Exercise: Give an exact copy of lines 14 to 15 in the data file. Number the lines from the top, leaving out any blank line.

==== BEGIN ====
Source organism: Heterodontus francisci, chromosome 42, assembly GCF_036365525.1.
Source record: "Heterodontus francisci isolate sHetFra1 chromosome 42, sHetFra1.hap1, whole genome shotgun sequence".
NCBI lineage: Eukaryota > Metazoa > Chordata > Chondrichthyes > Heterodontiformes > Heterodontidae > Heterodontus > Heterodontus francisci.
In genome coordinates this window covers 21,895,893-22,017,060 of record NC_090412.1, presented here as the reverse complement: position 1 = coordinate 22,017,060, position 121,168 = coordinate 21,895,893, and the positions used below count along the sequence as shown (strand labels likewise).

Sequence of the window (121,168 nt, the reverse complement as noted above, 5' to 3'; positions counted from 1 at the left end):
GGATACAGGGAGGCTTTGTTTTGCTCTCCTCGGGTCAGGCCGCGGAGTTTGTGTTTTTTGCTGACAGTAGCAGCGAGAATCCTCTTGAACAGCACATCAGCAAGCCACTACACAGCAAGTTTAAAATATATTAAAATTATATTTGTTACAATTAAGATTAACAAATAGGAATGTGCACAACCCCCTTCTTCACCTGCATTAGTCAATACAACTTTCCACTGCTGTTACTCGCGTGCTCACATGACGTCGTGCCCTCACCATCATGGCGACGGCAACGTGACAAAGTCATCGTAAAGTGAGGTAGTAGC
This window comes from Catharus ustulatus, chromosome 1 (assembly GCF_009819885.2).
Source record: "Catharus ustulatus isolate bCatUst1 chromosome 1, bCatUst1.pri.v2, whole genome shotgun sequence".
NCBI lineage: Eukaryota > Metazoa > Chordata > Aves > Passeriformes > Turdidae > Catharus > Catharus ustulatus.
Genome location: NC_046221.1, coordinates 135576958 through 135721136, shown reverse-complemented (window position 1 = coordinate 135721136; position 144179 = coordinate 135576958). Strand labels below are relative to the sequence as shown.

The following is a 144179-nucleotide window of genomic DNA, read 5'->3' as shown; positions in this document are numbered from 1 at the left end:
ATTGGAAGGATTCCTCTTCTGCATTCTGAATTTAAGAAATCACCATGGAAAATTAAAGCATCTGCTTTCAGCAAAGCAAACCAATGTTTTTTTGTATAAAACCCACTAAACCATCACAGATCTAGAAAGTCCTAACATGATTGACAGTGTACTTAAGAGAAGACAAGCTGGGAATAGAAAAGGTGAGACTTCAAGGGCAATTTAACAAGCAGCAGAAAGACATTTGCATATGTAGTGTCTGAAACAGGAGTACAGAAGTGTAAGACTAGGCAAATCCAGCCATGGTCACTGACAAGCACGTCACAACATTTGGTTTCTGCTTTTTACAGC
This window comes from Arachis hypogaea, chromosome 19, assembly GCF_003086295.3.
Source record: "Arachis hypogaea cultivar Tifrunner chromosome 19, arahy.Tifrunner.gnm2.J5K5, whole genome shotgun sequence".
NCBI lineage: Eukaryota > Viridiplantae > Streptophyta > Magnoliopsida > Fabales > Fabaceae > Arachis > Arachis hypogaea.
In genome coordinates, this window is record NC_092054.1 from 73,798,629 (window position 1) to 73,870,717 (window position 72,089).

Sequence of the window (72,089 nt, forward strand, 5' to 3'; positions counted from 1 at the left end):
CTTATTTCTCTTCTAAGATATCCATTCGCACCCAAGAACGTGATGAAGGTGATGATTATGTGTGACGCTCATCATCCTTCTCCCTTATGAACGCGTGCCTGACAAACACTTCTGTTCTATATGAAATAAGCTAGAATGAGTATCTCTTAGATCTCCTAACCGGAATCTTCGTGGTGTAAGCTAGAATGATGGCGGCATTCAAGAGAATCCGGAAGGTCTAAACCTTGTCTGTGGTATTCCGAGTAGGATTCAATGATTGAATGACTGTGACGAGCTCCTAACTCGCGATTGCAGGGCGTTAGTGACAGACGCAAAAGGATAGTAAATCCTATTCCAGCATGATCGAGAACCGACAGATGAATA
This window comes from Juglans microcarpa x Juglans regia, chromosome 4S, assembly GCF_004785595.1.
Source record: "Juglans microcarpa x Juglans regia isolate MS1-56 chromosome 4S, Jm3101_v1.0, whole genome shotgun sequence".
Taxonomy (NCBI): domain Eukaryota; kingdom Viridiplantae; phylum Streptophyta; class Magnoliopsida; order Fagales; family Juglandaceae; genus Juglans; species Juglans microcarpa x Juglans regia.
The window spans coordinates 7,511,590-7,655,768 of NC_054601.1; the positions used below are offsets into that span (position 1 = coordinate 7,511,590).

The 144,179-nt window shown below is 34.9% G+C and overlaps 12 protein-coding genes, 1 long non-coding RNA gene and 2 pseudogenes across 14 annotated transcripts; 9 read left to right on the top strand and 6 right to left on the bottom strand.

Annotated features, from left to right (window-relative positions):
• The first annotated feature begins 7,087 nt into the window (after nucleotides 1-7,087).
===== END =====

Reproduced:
Source record: "Arachis hypogaea cultivar Tifrunner chromosome 19, arahy.Tifrunner.gnm2.J5K5, whole genome shotgun sequence".
NCBI lineage: Eukaryota > Viridiplantae > Streptophyta > Magnoliopsida > Fabales > Fabaceae > Arachis > Arachis hypogaea.